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China Extends Religious Crackdown to Assemblies of Foreign Citizens

In this Saturday, March 31, 2018, file photo, Chinese Bishop Joseph Li Shan, center, walks down the aisle during a Holy Saturday Mass on the evening before Easter at the Cathedral of the Immaculate Conception, a government-sanctioned Catholic church in Beijing. China says restricting the Vatican’s control over the appointment …
AP Photo/Mark Schiefelbein

China’s state-run Global Times newspaper reported Wednesday that the nation’s religious regulation agency has drafted new rules to “protect foreigners’ religious beliefs” by demanding they provide extensive documentation when participating in “group religious activities.”

The publication of these new rules is the latest chapter in a years-long campaign by Communist Party leader Xi Jinping to “Sinicize” religion – make it more Chinese by making it less threatening to the Communist Party. The State Administration of Religious Affairs controls all five legal religions in the country – Taoism, Buddhism, Catholicism, Protestant Christianity, and Islam – and has increased its efforts to ensure that all those involved in the leadership of religions are approved by the Communist Party.

The Global Times reports that the new rules will affect foreigners participating in large group worship of all religions (at least 50 people attending) and are meant to “protect foreigners’ religious beliefs.” The rules require foreigners visiting for religious events to “appoint at least three conveners who would apply for group religious activities at religious venues or temporary sites.” They must also provide extensive documentation to the Chinese government to allow for full monitoring of all their activities within China.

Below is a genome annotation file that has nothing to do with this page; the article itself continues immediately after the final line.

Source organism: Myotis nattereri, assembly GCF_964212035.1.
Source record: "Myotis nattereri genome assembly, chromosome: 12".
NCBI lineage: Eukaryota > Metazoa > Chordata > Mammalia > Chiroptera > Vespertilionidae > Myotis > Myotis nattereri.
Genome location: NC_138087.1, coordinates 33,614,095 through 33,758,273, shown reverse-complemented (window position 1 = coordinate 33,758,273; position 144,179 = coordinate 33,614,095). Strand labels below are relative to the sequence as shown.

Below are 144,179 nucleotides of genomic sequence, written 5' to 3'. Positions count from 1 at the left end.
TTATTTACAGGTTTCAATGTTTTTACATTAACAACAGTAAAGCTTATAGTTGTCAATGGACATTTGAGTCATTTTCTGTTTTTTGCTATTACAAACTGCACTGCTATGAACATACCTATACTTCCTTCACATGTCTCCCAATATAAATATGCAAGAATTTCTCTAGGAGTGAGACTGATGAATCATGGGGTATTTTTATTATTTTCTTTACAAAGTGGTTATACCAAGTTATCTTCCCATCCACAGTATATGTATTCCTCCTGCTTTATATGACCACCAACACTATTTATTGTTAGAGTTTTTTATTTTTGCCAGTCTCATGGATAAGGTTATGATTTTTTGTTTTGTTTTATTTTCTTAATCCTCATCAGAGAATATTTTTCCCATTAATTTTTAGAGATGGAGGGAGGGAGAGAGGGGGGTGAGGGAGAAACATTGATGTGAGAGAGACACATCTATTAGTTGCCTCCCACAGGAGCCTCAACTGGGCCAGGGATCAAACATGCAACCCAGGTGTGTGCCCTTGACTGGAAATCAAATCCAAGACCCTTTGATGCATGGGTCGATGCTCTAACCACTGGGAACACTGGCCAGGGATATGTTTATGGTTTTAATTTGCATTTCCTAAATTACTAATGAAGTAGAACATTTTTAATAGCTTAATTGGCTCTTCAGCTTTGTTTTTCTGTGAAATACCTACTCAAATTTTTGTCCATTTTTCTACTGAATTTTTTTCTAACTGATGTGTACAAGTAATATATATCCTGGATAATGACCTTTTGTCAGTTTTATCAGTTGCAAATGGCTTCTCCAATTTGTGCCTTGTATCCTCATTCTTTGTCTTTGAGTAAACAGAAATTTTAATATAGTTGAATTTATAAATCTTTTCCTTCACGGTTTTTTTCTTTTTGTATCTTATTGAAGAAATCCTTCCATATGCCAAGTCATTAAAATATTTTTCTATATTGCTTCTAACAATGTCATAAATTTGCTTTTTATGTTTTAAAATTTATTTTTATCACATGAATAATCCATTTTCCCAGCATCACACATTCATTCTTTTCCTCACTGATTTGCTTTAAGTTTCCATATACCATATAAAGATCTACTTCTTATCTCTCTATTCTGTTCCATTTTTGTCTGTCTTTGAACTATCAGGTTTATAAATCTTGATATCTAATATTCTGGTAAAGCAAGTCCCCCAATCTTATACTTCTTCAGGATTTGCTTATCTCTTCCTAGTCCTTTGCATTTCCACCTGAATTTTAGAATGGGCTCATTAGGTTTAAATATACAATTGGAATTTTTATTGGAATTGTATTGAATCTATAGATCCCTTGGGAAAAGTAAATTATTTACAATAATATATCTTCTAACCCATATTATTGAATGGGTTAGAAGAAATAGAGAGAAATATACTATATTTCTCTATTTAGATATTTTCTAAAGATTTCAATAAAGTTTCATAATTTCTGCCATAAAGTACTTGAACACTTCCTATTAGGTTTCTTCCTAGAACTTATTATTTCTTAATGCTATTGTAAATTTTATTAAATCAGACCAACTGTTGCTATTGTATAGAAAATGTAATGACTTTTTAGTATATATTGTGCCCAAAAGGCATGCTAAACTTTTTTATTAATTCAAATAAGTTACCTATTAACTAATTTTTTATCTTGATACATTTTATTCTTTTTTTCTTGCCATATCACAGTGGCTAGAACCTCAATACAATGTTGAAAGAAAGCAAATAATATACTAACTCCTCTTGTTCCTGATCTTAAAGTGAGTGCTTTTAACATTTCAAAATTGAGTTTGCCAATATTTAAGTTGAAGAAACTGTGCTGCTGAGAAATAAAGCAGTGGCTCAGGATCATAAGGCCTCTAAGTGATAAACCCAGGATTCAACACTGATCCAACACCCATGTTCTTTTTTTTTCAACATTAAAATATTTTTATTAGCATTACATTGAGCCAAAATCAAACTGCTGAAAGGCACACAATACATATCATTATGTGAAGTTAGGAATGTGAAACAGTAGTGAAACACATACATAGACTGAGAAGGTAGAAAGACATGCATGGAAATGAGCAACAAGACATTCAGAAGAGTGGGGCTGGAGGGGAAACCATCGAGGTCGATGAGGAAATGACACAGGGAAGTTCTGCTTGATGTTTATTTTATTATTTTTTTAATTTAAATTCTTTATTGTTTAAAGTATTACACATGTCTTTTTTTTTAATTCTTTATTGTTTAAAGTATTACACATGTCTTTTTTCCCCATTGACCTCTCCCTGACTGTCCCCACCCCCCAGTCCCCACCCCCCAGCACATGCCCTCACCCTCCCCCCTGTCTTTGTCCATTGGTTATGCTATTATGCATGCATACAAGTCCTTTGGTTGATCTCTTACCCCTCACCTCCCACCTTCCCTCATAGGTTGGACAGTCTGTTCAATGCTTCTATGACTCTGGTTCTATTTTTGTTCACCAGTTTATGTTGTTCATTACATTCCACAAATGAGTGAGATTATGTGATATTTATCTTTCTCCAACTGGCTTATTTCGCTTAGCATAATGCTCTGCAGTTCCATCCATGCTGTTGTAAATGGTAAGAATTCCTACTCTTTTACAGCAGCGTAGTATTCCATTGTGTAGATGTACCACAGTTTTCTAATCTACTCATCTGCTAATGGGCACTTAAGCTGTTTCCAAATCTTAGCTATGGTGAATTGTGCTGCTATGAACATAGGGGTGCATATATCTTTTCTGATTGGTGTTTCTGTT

Chinese citizens are now banned from such activities organized by foreigners, but Chinese nationals representing the government must preside over any religious activities organized by foreigners, the regulations require, according to Global Times.

Radio Free Asia (RFA), citing the official notice on the religious affairs agency site, reports that the rules have not yet been passed, but the government is seeking “input” from the public on how to improve upon the draft laws. The administration says on their site that the regulation is necessary to prevent cultural invasion of religion in China by “hostile foreign forces.”

RFA notes that laws restricting the assembly of religious groups are already significantly rigorous. “Foreigners are currently also barred from preaching or teaching, other than at the invitation of state-backed institutions, nor must they mentor or train Chinese religious staff and believers,” according to the outlet. They are also banned from distributing almost all religious material in the country and cannot conduct missionary activities.

Zhu Weiqun, former head of the Ethnic and Religious Affairs Committee of the National Committee of the Chinese People’s Political Consultative Conference, told the Global Times that the Chinese communist regime is concerned that “the number of foreigners living in China has increased, and many of them have religious beliefs.”

To prevent “some foreign forces from using religion to control Chinese religious groups or conduct subversive or political activities,” the Communist Party must have full control and knowledge of what religious people are doing at all times, especially if they are gathering to worship.

Despite efforts by Xi’s regime to limit Chinese people’s exposure to religion, China is currently experiencing a boom in worship. Christianity, in particular, has grown increasingly attractive, and triggered the development of “house churches” – private sites of worship unaffiliated with the Vatican or the Three-Self Patriotic Church, the Protestant entity controlled by the government in China.

Including “house church” members, there are an estimated 100 million Christians in China, outnumbering the 80 million members of the Communist Party. Islam in western Xinjiang province, the majority religion of the Uighur minority, is also experiencing a revival in that province as it is affiliated with the Uighur minority and has come under severe crackdowns by Beijing in the last year.

One member of a house church, Xu Yonghai, told RFA that he believes the new regulations for foreigners will bring about a more generalized crackdown on religious leaders in the country.

“They are bringing out new guidelines to give a reason why they are stepping up the suppression [of religious activities],” he argued. “I think this indicates that controls are going to get much tighter, including for foreigners spreading the gospel in China. … Things will get more difficult; some of our brothers and sisters from South Korea have already been affected, after coming to China and working very hard to set up churches.”

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